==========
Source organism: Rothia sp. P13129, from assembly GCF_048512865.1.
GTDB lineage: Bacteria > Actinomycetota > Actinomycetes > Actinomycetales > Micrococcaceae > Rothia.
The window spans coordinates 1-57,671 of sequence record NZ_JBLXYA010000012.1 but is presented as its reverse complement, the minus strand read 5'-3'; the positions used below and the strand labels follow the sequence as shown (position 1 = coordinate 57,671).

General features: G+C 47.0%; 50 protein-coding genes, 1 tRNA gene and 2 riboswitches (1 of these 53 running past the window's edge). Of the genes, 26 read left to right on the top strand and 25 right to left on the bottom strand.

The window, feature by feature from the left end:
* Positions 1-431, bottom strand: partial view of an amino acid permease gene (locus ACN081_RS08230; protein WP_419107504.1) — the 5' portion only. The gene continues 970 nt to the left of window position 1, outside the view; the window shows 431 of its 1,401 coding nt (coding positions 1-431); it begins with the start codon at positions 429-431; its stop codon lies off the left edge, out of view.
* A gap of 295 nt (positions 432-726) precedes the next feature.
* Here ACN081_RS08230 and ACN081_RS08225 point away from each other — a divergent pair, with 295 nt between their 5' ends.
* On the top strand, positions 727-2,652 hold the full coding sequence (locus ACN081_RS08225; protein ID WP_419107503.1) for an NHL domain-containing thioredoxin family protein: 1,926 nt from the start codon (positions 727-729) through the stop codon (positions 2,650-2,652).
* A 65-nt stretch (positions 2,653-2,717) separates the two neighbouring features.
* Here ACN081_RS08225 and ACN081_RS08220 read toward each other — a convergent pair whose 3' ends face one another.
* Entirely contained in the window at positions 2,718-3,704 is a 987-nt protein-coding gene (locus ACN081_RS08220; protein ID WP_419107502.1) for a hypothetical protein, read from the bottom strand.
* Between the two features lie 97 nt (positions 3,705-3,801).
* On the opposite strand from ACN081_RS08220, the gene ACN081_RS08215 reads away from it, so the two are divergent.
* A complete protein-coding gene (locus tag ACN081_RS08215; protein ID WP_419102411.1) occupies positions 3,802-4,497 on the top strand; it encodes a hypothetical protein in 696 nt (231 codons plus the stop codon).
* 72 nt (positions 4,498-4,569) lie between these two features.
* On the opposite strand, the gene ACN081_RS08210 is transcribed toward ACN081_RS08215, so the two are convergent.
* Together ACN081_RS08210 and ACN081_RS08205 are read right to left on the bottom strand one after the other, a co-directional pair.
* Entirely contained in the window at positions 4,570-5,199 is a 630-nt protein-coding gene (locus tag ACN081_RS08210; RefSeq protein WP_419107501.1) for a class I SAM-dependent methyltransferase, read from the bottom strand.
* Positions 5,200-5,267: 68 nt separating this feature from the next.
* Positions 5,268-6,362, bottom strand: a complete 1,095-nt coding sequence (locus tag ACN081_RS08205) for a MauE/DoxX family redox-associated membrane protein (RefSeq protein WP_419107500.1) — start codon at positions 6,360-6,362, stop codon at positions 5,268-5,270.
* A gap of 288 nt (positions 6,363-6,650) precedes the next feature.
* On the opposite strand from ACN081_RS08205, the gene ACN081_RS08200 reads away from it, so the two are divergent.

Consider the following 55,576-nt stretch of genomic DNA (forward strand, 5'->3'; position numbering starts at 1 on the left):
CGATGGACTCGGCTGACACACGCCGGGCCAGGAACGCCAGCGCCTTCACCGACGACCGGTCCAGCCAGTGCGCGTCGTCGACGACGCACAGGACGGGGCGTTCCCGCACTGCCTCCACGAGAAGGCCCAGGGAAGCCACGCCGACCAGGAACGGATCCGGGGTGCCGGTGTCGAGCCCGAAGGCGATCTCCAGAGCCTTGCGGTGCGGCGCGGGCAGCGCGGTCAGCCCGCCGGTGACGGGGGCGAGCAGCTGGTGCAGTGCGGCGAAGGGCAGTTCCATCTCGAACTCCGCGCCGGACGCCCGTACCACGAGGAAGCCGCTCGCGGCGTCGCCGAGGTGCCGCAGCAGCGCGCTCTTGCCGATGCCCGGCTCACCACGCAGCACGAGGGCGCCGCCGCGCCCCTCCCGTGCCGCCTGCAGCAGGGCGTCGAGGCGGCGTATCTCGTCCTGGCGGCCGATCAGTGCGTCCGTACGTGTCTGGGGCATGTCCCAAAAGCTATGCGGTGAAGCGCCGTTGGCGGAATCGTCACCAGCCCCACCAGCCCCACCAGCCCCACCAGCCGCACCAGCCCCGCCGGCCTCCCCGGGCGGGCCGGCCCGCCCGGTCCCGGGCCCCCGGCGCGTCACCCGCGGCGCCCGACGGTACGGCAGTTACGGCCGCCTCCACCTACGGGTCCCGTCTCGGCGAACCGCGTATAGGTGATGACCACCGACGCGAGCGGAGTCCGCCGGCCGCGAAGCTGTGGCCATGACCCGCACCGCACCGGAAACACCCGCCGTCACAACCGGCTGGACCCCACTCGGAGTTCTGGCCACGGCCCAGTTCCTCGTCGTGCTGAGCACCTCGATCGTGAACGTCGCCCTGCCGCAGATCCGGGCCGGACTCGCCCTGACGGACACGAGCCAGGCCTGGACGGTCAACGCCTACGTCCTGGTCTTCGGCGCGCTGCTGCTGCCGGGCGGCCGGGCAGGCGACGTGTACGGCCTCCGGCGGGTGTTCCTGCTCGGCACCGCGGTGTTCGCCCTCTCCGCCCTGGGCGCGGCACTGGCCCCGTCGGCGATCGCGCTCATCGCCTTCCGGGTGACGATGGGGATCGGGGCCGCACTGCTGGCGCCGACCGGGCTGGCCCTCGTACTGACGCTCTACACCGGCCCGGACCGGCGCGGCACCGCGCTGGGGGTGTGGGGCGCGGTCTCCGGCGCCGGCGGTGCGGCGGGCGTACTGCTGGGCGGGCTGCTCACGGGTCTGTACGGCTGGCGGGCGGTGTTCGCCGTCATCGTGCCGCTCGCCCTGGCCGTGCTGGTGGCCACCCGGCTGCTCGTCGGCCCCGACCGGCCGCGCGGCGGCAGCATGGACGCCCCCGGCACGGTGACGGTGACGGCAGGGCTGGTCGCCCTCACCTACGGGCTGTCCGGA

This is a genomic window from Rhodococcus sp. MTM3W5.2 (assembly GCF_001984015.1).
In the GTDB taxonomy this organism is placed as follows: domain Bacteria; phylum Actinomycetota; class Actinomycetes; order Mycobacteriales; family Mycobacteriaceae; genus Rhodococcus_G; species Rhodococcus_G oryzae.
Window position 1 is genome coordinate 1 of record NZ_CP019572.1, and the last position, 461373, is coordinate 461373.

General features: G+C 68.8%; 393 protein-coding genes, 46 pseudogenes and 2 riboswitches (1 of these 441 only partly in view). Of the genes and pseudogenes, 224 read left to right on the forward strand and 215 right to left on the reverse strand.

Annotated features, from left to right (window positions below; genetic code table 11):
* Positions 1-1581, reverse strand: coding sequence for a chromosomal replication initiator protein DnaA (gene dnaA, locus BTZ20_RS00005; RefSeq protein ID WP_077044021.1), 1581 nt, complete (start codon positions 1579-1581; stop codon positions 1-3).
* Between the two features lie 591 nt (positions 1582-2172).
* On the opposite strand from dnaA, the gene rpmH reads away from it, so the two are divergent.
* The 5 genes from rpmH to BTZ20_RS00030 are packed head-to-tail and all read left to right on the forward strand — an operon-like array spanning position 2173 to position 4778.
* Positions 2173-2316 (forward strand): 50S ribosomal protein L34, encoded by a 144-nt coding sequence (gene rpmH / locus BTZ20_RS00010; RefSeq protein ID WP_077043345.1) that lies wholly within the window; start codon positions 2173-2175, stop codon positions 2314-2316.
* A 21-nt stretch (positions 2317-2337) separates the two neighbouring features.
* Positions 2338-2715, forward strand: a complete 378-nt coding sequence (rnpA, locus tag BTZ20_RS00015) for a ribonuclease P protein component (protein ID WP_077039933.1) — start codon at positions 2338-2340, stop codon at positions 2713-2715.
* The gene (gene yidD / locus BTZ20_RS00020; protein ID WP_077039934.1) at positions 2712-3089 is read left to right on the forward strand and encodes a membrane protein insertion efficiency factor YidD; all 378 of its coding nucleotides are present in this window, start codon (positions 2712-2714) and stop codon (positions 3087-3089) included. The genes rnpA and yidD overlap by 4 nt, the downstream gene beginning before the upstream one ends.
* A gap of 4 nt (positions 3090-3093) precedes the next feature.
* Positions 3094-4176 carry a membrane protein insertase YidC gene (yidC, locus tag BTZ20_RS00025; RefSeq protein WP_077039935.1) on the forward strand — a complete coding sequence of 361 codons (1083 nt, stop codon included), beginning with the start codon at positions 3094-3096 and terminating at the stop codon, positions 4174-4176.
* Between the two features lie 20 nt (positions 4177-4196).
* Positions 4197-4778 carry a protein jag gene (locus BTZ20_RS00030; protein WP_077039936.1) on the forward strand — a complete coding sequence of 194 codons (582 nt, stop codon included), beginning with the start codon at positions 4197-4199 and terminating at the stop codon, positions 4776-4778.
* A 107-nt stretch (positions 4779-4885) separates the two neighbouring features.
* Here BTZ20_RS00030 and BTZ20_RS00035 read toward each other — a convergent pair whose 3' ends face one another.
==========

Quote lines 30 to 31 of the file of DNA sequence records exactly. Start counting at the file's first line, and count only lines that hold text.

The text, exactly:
Annotated features, from left to right (window positions below; genetic code table 11):
* Positions 1-1581, reverse strand: coding sequence for a chromosomal replication initiator protein DnaA (gene dnaA, locus BTZ20_RS00005; RefSeq protein ID WP_077044021.1), 1581 nt, complete (start codon positions 1579-1581; stop codon positions 1-3).